What it means when you yawn during your workout

Yawning during your workouts? It's actually a common occurrence, and it doesn't necessarily mean you're tired or bored. An article in The New Yorker documents people yawning in all kinds of physically intensive situations, like preparing to jump from an airplane or getting ready for an Olympic event. But what does it mean, what triggers it, and is it anything to be worried about?

Yawning is a reflex of the central nervous system, and, as a reflex, is largely outside of our control (via LIVESTRONG). As a neurological process, yawning triggers the release of oxytocin, serotonin, dopamine, nitric oxide, and glutamate — basically, every feel-good chemical the brain has on tap (via Elephant Journal). Similar to caffeine, yawning can also trigger arousal in the brain, functioning as a stimulant by releasing catecholamines. This effect, observed in a meta-analysis in the International Journal of Applied & Basic Medical Research, also confirms the "contagious" nature of yawning, attributing it to a socially empathic response.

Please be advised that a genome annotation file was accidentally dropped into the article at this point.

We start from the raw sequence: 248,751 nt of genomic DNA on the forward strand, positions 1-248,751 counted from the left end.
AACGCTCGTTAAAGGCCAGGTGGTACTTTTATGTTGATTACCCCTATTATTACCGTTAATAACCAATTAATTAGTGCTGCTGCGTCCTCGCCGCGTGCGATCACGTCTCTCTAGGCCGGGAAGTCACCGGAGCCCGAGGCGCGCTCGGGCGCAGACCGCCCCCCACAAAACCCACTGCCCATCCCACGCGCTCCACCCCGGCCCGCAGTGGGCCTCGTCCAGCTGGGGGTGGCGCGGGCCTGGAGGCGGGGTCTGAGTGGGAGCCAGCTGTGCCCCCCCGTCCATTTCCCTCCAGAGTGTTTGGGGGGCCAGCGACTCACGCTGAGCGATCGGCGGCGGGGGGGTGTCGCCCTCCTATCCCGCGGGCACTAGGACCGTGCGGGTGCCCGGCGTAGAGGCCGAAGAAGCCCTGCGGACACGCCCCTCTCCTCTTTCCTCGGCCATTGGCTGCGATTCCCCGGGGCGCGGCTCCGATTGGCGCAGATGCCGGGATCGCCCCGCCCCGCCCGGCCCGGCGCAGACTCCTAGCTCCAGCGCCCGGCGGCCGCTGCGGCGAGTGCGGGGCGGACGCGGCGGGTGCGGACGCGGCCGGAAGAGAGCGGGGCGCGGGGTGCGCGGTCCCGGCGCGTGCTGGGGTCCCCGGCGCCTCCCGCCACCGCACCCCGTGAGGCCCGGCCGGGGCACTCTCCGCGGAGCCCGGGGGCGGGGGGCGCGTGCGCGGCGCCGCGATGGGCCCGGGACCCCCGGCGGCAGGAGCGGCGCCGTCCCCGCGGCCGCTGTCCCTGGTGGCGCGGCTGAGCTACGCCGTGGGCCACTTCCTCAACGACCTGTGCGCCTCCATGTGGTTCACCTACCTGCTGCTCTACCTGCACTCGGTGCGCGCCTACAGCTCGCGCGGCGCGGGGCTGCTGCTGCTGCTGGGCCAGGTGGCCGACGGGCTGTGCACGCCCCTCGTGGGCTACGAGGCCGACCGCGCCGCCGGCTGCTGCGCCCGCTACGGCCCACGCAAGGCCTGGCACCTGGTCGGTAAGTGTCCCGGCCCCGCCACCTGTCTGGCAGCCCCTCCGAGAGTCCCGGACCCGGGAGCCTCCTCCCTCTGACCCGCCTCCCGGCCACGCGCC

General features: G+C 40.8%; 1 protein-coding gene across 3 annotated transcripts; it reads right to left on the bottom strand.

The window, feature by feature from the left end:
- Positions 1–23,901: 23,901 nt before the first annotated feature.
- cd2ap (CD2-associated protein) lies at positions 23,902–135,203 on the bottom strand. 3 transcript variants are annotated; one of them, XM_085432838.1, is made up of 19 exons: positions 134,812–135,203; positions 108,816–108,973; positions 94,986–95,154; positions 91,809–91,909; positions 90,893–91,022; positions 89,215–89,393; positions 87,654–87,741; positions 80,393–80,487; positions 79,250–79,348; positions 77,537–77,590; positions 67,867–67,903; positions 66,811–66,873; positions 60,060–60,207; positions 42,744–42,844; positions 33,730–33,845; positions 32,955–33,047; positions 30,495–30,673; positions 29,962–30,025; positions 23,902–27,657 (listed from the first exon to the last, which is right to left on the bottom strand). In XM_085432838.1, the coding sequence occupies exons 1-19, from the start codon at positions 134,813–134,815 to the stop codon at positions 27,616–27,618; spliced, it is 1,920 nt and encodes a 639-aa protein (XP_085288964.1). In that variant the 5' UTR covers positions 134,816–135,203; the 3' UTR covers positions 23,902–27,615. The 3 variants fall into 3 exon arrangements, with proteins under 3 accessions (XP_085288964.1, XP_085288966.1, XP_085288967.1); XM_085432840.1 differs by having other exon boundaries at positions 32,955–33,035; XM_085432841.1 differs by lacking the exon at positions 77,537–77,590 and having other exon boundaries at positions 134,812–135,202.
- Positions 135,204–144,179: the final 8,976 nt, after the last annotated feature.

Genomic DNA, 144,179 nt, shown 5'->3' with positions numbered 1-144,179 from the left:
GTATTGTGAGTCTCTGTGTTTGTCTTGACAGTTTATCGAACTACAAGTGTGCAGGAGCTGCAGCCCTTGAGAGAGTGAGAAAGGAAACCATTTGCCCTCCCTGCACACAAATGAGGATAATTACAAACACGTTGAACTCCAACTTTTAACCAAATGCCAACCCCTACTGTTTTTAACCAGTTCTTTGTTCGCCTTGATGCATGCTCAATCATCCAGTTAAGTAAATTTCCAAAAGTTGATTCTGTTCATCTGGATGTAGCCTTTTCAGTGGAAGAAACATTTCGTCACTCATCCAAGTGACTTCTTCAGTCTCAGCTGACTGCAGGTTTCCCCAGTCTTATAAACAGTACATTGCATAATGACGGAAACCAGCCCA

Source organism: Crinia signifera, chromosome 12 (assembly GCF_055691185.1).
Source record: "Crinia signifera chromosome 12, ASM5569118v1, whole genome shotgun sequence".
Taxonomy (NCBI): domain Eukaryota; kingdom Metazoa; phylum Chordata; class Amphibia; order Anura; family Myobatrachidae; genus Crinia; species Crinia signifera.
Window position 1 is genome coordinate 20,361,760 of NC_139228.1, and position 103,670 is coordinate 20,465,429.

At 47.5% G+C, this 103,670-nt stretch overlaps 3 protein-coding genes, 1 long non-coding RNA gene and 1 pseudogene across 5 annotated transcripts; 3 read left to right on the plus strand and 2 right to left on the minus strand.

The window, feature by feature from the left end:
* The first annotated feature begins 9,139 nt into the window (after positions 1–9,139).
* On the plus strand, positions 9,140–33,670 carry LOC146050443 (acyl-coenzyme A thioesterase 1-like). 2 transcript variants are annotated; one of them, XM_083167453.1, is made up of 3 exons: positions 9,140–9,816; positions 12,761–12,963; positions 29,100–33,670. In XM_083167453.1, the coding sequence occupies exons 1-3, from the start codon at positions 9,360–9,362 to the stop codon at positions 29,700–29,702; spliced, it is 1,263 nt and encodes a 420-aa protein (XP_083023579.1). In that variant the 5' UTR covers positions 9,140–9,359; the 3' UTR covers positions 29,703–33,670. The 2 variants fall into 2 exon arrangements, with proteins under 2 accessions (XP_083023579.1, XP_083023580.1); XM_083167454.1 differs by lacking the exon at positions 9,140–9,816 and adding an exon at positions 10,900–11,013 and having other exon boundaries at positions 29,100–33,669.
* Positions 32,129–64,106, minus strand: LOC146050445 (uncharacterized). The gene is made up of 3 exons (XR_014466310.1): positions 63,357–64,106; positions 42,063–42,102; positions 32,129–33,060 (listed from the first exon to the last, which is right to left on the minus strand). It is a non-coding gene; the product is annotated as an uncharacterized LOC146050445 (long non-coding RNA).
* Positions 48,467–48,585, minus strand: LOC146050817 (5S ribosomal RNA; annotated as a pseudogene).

Why do I yawn when I'm working out?

A common belief is that athletes yawn when they're working out to boost oxygen intake, a myth that persists even though it was debunked in a 1987 study (Behavioral and Neural Biology). Yawning does increase blood flow to the brain, though. Increased blood flow to the brain can help improve memory, focus, transport glucose and oxygen, and keep you more alert (via Healthline).

During intense exercise, yawning also helps to regulate the temperature of the body and brain. Studies conducted in both humans and animals support the theory that yawning lowers the temperature of the brain (via WebMD). This effect is exaggerated in cold weather. Combined with its ability to boost your blood pressure and heart rate, all while decreasing the stress response, it makes sense that a really good workout would set off a yawn or two.

If your yawning is excessive, and you're sure you're not just tired, an underlying condition may be to blame. According to Prevention, yawning can be triggered by anti-depressant medication or by an undiagnosed vasovagal condition. If anything doesn't feel right, or your yawning is accompanied by dizziness, visit a doctor.